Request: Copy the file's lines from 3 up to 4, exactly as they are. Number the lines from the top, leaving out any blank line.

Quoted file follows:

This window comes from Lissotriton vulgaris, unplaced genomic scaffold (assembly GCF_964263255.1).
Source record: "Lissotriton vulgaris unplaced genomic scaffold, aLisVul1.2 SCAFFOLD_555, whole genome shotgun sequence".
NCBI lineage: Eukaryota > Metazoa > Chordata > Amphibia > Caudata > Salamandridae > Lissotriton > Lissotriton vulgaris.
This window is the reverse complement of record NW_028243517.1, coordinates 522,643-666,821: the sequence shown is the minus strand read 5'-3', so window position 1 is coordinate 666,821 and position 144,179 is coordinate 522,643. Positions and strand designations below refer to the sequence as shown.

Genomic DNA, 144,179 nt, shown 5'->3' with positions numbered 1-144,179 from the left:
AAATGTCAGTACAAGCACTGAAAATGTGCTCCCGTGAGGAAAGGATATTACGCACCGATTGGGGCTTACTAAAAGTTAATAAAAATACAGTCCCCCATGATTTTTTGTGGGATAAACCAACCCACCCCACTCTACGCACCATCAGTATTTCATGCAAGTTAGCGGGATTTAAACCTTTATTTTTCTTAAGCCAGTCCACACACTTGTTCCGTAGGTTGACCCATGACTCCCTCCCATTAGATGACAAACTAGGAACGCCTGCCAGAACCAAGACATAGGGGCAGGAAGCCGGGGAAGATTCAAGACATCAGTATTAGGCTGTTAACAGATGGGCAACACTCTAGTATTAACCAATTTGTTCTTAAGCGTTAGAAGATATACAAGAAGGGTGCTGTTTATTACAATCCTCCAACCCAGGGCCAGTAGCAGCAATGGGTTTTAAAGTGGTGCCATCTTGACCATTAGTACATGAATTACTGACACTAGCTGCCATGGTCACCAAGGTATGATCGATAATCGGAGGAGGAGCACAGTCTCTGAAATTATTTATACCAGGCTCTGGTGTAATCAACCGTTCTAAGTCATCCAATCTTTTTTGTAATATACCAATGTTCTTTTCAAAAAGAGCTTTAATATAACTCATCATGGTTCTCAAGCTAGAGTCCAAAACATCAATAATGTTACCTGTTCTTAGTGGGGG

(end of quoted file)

NCBI lineage: Eukaryota > Metazoa > Chordata > Amphibia > Caudata > Salamandridae > Lissotriton > Lissotriton vulgaris.
This window is the reverse complement of record NW_028243517.1, coordinates 522,643-666,821: the sequence shown is the minus strand read 5'-3', so window position 1 is coordinate 666,821 and position 144,179 is coordinate 522,643. Positions and strand designations below refer to the sequence as shown.